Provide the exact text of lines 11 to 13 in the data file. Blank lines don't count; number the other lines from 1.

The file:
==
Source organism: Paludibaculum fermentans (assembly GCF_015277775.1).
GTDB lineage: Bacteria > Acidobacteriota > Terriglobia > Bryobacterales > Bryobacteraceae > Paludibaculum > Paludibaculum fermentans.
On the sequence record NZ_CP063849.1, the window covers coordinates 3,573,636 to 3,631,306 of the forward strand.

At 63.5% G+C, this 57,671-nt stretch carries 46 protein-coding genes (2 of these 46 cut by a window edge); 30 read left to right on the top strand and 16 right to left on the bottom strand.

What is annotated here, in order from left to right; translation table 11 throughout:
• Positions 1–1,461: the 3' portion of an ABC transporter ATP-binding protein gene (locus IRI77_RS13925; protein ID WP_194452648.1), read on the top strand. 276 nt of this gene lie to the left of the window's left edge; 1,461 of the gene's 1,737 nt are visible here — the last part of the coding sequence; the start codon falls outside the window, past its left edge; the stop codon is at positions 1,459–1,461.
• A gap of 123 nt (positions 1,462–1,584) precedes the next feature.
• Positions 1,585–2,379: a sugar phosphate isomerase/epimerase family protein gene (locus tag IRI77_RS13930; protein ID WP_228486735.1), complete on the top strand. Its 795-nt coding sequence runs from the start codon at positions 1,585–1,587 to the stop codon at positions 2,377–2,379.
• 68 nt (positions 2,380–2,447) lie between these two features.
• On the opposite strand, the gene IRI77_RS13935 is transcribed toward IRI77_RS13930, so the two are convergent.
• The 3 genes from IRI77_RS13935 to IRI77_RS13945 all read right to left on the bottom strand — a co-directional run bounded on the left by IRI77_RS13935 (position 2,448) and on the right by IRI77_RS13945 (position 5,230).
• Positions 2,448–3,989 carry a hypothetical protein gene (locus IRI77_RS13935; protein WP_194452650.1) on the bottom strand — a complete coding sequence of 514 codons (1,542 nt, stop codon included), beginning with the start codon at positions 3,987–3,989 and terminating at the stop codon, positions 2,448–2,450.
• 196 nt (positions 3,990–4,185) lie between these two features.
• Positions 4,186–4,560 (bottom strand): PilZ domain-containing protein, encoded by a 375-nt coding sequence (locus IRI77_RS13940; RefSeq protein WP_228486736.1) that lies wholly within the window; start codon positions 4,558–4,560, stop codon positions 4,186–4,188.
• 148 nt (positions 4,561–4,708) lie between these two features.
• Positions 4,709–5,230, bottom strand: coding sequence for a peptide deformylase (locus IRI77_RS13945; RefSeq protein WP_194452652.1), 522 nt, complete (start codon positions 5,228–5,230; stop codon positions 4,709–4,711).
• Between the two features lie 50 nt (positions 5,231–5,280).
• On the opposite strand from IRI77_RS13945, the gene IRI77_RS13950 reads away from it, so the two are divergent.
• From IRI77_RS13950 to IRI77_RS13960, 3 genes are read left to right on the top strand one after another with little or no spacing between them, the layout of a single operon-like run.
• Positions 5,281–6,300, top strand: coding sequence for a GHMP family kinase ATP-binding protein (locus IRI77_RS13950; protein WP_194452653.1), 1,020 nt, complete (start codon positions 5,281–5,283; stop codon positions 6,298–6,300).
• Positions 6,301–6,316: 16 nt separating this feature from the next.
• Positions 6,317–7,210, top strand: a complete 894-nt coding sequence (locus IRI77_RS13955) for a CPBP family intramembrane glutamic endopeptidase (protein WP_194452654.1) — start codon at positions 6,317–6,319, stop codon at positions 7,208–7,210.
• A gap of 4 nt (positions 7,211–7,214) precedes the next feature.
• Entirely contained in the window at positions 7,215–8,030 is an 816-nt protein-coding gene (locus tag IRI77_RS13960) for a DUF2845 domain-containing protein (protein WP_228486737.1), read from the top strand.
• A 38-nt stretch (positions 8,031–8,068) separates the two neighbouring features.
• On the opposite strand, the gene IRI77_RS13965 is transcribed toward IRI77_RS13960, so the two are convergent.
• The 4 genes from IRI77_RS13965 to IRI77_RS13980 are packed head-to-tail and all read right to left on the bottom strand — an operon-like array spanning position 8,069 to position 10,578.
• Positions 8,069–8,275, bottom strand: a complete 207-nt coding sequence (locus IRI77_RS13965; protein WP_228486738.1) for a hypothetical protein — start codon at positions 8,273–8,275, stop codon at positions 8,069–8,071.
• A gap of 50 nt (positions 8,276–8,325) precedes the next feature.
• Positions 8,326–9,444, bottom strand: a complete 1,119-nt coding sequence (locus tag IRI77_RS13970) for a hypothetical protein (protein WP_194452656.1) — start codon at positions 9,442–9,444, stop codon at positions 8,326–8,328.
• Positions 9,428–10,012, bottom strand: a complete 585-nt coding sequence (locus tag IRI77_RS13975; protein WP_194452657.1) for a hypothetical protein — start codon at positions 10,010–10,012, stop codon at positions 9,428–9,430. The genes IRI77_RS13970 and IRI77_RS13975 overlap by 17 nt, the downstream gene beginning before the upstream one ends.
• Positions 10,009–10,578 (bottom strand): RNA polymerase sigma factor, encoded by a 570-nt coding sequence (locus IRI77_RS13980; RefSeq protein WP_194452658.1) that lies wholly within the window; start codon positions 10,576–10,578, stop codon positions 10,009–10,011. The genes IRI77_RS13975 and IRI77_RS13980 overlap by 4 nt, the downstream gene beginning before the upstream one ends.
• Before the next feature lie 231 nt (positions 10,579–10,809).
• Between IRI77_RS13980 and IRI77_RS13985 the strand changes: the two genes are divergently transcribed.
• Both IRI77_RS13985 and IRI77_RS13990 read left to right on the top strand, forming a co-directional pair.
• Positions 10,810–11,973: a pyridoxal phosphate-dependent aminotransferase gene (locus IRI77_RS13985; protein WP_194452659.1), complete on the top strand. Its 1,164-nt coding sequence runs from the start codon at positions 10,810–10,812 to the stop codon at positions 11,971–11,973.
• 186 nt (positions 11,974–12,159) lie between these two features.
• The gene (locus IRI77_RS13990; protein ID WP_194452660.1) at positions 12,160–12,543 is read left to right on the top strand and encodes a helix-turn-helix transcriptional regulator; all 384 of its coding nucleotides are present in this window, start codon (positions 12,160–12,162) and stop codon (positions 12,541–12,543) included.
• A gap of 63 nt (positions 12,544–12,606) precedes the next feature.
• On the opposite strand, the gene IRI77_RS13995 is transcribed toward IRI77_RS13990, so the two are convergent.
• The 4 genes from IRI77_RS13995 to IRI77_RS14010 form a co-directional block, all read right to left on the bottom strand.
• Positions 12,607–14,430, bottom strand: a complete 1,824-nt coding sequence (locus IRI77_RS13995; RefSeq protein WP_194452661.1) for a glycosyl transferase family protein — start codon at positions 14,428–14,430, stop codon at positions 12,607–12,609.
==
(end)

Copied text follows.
• The 3 genes from IRI77_RS13935 to IRI77_RS13945 all read right to left on the bottom strand — a co-directional run bounded on the left by IRI77_RS13935 (position 2,448) and on the right by IRI77_RS13945 (position 5,230).
• Positions 2,448–3,989 carry a hypothetical protein gene (locus IRI77_RS13935; protein WP_194452650.1) on the bottom strand — a complete coding sequence of 514 codons (1,542 nt, stop codon included), beginning with the start codon at positions 3,987–3,989 and terminating at the stop codon, positions 2,448–2,450.
• 196 nt (positions 3,990–4,185) lie between these two features.